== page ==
PDA

View Full Version : Cool-Season Overseeded Disease


cpa4t9r
10-02-2009, 02:26 PM
I've got what appears to be Pythium (root rot) or some sort of damping off/melting out in my own backyard. Irrigigated TTTF/KBG turf. Slit-seeded/dethatched/plugged first week of September with TTTF/KBG and added some fine fescue due for shade tolerance. Seed germinated fine BUT about the time I reduced my watering schedule, got hit with about 2 weeks of damp rainy weather. Now I've got thinning/dying areas.

Question: Its still warm enough to put more seed out but should I do a curative fungicide app? My main concern is the impact of the presence of disease. Temps are mid-70s during the day and lower-50s at night (dipped to 48/49 a few times). I don't want to waste an app or seed/fert for that matter.

Any advice would be appreciated.

suzook
10-02-2009, 03:43 PM
i would try a fung app, and some N, not too much though.

greenskeeper79
10-04-2009, 05:56 PM
I've got what appears to be Pythium (root rot) or some sort of damping off/melting out in my own backyard. Irrigigated TTTF/KBG turf. Slit-seeded/dethatched/plugged first week of September with TTTF/KBG and added some fine fescue due for shade tolerance. Seed germinated fine BUT about the time I reduced my watering schedule, got hit with about 2 weeks of damp rainy weather. Now I've got thinning/dying areas.

Question: Its still warm enough to put more seed out but should I do a curative fungicide app? My main concern is the impact of the presence of disease. Temps are mid-70s during the day and lower-50s at night (dipped to 48/49 a few times). I don't want to waste an app or seed/fert for that matter.

Any advice would be appreciated.

temps seem too cool for pythium to me

Smallaxe
10-05-2009, 09:36 AM
You guys actually can grow KBG and fescue down there? Does it go dormant in the summer?

KBG is susceptible to just about every fungal disease. Too much water during humid times is a good spark for symptoms. By the time you seed germinates the conditions may have changed and the new grass will be unaffected.

cpa4t9r
10-05-2009, 11:35 AM
Thx for the responses.

Smallaxe - we're in the transition zone so most everything is fescue. I've been adding the hybrid KBG for the past few years with success. Has irrigation too. You're right about KBG - TTTF fescue's big 3 in NC is brown patch, gray leaf spot and pythium. Dollar spot can be a problem in the spring - there were a lot of outbreaks.

Greenskeeper - I was thinking the same thing about the nighttime temps, but ~2-3 weeks ago when it probably got started it was more low-60s which is still warm enough.

Don't think its dollar spot as I didn't notice any lesions.

Upon further thiught, it probably is damping off, which is caused by either pythium or rhizoctonia fungi. That would make sense with the overseeding and soil saturation. I'll do a fungicide seedbed treatment with a light seeding/fert app to the affected areas - I have some Heritage which I've seen recommended for treatments in NC with spring seeding of cool-season grasses.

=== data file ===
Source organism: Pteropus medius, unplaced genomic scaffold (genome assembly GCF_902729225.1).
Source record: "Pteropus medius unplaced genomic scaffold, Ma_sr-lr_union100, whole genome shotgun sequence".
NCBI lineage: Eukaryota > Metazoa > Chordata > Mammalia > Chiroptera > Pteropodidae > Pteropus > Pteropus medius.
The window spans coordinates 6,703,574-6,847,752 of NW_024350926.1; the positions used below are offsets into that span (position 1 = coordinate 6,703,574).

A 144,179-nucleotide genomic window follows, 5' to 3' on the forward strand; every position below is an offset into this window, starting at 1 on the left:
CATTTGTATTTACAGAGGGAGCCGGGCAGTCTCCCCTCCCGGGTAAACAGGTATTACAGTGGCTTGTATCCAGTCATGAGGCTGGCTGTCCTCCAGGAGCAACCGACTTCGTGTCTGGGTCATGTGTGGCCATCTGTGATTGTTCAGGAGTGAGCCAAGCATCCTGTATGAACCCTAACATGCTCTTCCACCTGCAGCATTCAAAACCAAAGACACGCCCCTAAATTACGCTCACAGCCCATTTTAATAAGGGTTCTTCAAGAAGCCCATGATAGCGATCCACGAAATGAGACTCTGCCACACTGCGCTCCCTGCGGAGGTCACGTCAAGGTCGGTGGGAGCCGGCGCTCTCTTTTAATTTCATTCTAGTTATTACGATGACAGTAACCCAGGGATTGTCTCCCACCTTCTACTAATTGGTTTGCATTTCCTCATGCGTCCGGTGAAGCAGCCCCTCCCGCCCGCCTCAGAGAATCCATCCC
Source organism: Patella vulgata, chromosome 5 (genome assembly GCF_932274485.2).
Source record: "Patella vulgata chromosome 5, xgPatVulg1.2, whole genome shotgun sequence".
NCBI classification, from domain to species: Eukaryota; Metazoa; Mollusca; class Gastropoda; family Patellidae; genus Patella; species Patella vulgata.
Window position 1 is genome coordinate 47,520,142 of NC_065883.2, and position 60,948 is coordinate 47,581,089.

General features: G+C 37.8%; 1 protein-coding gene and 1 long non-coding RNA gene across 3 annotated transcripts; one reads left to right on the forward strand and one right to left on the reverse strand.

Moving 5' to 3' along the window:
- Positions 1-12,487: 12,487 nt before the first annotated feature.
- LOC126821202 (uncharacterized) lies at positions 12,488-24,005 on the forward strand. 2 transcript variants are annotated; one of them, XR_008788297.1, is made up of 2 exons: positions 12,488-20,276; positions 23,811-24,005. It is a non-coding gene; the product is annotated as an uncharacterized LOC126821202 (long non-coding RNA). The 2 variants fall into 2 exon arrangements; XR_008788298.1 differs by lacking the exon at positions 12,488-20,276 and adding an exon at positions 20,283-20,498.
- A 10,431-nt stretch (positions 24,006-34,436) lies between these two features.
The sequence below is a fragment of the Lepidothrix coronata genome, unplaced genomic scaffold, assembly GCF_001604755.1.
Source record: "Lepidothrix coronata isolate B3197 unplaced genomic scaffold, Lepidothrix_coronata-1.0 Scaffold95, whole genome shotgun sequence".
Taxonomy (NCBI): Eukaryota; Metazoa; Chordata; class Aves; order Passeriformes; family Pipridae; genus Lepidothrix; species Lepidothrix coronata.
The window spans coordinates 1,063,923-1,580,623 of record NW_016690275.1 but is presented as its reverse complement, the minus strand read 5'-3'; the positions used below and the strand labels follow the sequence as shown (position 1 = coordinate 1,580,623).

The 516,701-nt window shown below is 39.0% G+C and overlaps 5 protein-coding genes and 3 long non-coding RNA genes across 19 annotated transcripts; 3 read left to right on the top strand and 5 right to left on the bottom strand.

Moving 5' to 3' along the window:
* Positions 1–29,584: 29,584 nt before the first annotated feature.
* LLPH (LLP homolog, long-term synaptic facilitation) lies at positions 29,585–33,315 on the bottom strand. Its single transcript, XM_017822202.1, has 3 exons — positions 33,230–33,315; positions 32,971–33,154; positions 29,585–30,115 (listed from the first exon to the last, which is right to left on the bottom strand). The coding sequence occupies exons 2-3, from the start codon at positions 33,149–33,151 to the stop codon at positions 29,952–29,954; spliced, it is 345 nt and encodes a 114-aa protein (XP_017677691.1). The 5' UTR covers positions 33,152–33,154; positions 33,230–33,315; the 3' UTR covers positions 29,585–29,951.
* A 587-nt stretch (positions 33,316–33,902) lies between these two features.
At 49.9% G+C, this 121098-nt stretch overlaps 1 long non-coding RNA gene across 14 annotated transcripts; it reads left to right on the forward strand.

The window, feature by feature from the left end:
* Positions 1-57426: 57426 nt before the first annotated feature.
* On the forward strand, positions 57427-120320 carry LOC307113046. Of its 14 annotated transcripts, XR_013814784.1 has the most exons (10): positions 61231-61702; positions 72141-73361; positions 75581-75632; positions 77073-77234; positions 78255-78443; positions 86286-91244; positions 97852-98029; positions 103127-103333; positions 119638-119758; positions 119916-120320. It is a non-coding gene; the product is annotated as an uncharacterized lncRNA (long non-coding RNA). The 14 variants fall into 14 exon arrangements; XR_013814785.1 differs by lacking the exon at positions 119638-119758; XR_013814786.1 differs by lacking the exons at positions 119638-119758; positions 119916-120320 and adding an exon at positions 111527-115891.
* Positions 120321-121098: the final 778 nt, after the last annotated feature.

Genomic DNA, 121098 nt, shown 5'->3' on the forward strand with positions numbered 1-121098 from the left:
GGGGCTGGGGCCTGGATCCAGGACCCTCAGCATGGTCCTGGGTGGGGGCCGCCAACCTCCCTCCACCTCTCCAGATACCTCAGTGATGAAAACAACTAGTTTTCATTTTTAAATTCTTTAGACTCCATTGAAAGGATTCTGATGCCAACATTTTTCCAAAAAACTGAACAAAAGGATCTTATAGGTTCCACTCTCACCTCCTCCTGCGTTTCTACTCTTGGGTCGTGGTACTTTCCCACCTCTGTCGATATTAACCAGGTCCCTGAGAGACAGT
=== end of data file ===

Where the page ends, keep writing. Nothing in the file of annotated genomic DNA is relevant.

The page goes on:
I'm open for any other suggestions/feedback.

karlgrooms
10-05-2009, 02:03 PM
Man! What a tough late season we are having in WNC... way too much rain and not enough sunny breezy days to dry things out. If you over seed a diseased lawn does the new seedlings suffer same plight or refuse to come up? Should I consider letting it run its course or treat with fungicide asap.

mdlwn1
10-05-2009, 02:13 PM
Propiconizole works great for damping off.

cpa4t9r
10-05-2009, 04:24 PM
Karl - I'm in Forsyth County, which is getting near the foothills, but still classified as Piedmont. Your question about the seedlings is basically the same as mine. The seed should still germinate if conditions permit but I think it would be susceptible to disease with it being weakened. That was my problem - a lot of areas the seedlings and existing turf were doing well, but everything was too wet with a week straight of steady/heavy at times rain. Turf never seemed to "tighten" up. Now some areas are still flaccid and others have the dead patches indicative of pythium root rot/damping off.

karlgrooms
10-05-2009, 04:52 PM
Karl - I'm in Forsyth County, which is getting near the foothills, but still classified as Piedmont. Your question about the seedlings is basically the same as mine. The seed should still germinate if conditions permit but I think it would be susceptible to disease with it being weakened. That was my problem - a lot of areas the seedlings and existing turf were doing well, but everything was too wet with a week straight of steady/heavy at times rain. Turf never seemed to "tighten" up. Now some areas are still flaccid and others have the dead patches indicative of pythium root rot/damping off.

Thanks...Not trying to jack your thread but having the same issues and can sympathize with your situation....I think the disease has progressed to the point that the turf is completely void of some areas. What grass I have left is very sparse and flaccid as you mentioned. That is why I am asking about the treatment, I don't have a license and was wondering about the course of treatment if any. If treatment is necessary can I pick up the product and treat? This is in my yard which survived the drought last year and flourished this spring.

cpa4t9r
10-06-2009, 12:17 PM
Heritage is not RUP but it is spendy (can get it pretty cheap on eBay sometimes).

Summary: Control of Damping-Off with Fungicides
• applications on seed or at seeding provide up to 14 days of
protection
• a follow-up application is needed at the time of seedling
emergence
• applications at emergence provide the most effective and longlasting
control of damping-off
• azoxystrobin provides effective control of damping-off caused
by Pythium and Rhizoctonia species

Here's a link to a pdf (spring seeding but still good info) - its too big to attach.

http://www.turffiles.ncsu.edu/PDFFiles/004445/springseeding.pdf